His warnings targetted Ang Thong, Ayutthaya, Chai Nat, Lop Buri, Sing Buri, Suphan Buri and Uthai Thani.

The inflow to the Chai Phraya dam was measured at 1,138 cubic metres per second in Nakhon Sawan province, raising the water level at the dam. The discharge rate had been raised to 800 cu/m per second.

River levels would rise by 60-80 centimetres in Sena and Phakhai districts of Ayutthaya, Mr Surachart said.

In Kanchanaburi province, Waiwit Saengpanit, director of the Vajiralongkorn dam, said the discharge rate would be lifted from 53 million cu/m to 58 million cu/m a day from Sept 4 to 30. The rate was earlier increased from 43 million cu/m a day.

He said the dam was already at 94% of capacity, which exceeded the upper rule curve of the dam.

The faster discharge rate would raise the level of the Kwai Noi River in Thong Pha Phum and Muang districts of Kanchanaburi by about 50 centimetres and cause flooding in low-lying areas there.

In Nakhon Phanom province, the level of the Mekong River was expected to peak at 13 metres on Friday night, the highest in about two decades. The river was rising due to accelerated discharges from dams in Laos. Some low-lying areas beside the river in Muang district of Nakhon Phanom were already flooded.

Provincial authorities also warned of possible flooding of communities and farmland in four other Mekong-facing districts of Nakhon Phanom -- Ban Phaeng, Si Songkhram, Tha Uthen and That Phanom.

Parts of Tha Uthen were already flooded due to overflows from the Songkhram River, a tributary of the Mekong.
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Re: Thailand Floods of 2018

Post by PeteC » Sat Sep 01, 2018 5:18 pm

Flood risk rising with dam discharges

Published: 1/09/2018 at 04:15 PM
Online news: https://www.bangkokpost.com/news/genera ... recent_box

(Photos at link)

KANCHANABURI: Residents living downstream of the Vajiralongkorn dam have been warned to brace for more flooding as its discharge rate will be increased by 10% from Sept 4-10.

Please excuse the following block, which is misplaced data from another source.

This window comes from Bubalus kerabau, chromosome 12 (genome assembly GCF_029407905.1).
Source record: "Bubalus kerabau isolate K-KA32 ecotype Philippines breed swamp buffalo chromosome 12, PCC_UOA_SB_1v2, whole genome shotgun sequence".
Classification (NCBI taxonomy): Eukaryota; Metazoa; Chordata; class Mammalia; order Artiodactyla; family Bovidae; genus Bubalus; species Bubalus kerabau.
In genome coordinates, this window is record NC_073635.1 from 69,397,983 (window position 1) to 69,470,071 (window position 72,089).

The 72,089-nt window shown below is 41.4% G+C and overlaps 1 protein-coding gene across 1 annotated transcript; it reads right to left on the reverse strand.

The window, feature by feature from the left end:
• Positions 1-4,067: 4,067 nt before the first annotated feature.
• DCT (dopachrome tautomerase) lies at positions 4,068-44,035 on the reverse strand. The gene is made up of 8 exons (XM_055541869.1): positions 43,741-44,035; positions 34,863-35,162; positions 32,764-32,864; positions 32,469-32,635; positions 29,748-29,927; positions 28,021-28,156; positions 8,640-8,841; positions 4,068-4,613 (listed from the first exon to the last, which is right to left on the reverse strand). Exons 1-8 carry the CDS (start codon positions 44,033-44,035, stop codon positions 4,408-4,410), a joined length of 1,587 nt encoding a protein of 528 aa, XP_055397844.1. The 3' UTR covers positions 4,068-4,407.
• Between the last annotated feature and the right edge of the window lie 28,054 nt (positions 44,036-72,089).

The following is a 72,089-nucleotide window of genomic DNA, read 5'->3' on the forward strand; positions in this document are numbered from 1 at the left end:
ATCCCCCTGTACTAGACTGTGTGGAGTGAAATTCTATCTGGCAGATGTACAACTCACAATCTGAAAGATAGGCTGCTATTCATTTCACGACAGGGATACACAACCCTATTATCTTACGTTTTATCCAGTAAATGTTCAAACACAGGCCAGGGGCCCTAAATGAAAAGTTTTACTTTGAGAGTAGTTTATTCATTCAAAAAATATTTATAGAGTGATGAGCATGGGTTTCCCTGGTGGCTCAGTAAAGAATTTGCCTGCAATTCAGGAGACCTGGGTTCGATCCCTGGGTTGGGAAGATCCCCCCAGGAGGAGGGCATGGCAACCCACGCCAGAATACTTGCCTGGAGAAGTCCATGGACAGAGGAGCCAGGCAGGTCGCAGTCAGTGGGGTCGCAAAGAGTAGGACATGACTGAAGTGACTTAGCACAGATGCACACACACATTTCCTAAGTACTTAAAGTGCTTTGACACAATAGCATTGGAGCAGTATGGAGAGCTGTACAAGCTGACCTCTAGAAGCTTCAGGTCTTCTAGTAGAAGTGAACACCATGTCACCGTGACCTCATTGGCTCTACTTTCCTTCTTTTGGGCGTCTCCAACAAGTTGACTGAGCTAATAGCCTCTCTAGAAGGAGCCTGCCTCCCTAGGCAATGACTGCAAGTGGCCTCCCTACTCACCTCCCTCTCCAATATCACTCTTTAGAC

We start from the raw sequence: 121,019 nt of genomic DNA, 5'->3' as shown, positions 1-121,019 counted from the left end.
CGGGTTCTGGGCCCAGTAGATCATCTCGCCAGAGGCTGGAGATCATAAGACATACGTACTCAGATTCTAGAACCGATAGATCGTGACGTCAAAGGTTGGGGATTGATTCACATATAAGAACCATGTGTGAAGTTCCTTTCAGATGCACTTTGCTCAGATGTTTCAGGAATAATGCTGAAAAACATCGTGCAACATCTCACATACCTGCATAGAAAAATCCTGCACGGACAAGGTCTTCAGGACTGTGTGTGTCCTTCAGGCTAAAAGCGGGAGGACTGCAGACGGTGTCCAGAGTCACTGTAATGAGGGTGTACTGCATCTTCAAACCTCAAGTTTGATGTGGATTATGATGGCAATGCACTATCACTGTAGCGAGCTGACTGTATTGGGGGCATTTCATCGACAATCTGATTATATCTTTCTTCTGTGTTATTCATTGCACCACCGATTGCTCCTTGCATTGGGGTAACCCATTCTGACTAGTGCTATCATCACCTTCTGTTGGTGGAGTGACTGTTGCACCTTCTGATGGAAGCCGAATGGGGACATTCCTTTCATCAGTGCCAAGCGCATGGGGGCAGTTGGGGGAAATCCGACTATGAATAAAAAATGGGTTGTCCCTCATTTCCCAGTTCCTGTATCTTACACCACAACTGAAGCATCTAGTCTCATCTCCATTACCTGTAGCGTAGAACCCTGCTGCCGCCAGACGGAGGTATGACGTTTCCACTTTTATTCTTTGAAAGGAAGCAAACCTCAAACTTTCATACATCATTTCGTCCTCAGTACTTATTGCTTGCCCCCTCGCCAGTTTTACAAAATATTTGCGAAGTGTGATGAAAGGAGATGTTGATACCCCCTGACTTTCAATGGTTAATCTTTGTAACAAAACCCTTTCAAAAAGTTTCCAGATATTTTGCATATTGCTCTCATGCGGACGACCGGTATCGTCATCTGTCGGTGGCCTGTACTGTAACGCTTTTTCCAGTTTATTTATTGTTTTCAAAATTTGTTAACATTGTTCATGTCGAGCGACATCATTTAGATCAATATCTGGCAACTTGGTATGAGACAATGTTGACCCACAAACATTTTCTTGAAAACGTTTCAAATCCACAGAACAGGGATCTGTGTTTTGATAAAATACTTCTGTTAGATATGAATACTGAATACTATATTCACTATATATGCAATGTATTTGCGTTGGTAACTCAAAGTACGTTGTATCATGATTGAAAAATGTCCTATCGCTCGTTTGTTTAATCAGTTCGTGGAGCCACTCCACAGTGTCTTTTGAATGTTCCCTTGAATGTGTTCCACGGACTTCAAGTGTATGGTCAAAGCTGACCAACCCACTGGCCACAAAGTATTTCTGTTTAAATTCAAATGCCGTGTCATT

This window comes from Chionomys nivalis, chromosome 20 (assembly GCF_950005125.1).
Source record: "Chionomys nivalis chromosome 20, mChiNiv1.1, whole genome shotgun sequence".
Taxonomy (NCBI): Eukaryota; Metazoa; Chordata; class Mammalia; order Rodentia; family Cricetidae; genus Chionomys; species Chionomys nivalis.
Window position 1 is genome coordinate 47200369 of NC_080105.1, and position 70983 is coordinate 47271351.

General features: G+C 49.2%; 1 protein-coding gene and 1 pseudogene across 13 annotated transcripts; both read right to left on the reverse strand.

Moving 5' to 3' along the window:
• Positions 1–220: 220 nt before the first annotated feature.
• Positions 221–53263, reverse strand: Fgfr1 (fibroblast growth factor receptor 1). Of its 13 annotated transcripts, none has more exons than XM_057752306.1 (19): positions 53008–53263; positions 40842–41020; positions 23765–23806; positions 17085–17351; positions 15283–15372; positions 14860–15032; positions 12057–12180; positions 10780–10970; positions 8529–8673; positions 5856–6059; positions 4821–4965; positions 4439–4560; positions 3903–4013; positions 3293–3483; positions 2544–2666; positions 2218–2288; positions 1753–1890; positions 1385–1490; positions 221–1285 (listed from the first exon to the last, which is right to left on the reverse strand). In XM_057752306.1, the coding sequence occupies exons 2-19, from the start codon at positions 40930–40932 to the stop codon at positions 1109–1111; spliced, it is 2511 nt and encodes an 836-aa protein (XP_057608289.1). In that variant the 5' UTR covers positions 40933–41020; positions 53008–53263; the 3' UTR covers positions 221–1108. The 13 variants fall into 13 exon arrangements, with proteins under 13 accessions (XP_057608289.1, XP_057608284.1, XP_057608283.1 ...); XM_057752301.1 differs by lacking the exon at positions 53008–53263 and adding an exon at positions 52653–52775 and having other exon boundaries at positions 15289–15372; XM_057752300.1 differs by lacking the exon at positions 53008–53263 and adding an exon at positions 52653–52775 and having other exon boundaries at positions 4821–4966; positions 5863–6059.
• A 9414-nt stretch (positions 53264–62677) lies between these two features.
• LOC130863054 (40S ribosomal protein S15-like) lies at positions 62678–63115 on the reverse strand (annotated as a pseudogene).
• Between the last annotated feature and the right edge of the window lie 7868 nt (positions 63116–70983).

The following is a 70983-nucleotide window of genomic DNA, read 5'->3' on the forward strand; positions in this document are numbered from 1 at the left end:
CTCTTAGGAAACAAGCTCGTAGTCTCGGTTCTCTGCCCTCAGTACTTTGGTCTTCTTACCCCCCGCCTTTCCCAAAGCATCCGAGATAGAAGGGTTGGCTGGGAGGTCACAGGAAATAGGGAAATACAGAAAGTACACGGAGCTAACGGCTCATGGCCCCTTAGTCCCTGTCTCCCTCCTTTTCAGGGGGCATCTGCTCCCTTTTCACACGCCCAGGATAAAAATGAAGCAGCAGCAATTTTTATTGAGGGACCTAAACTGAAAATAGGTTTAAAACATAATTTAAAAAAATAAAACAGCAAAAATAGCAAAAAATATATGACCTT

The dam is currently discharging 53 million cubic metres per day of water after more than 70 million cu/m of rainwater poured into its reservoir, filling it almost to capacity. Authorities have now decided to raise the rate by 5 million cu/m to 58 million, according to a source familiar with the situation.

The increase will take effect on Tuesday and continue until Sept 10. Water levels in upstream districts (parts of Thong Pha Phum and Sangkhla Buri) and downstream areas will rise as a result.

Coupled with continuous rains, water discharges have already inundated 180 residences alongside the reservoir at two villages in tambon Nong Lu of Sangkhla Buri district. District authorities have prepared a temporary shelter for affected residents but most have refused to leave their flooded houses.

Wat Tai Nam in Sangkhla Buri, an attraction featured in the Unseen Thailand tourism campaign, has been badly affected. Only 50 centimetres of the roof of the temple’s bot or ordination hall remain above water.

Several resorts in downstream areas are closed and guests have been cancelling room bookings. Staff have moved belongings to higher ground to prepare for the next round of flooding.

Concern about flooding is rising in many parts of the country, particularly since the rainy season still has 6-8 weeks left to go.

Flood warnings were issued earlier for some Central Plains provinces and areas along the Mekong, as the season is shaping up to be the wettest since 2011.

Waiwit Saengpanit, director of the Vajiralongkorn dam, said on Saturday that the reservoir currently held 8.35 billion cubic metres of water, or 94% of its capacity of 8.86 billion. The dam can accommodate only another 505 million cu/m, making the current discharge rate inadequate.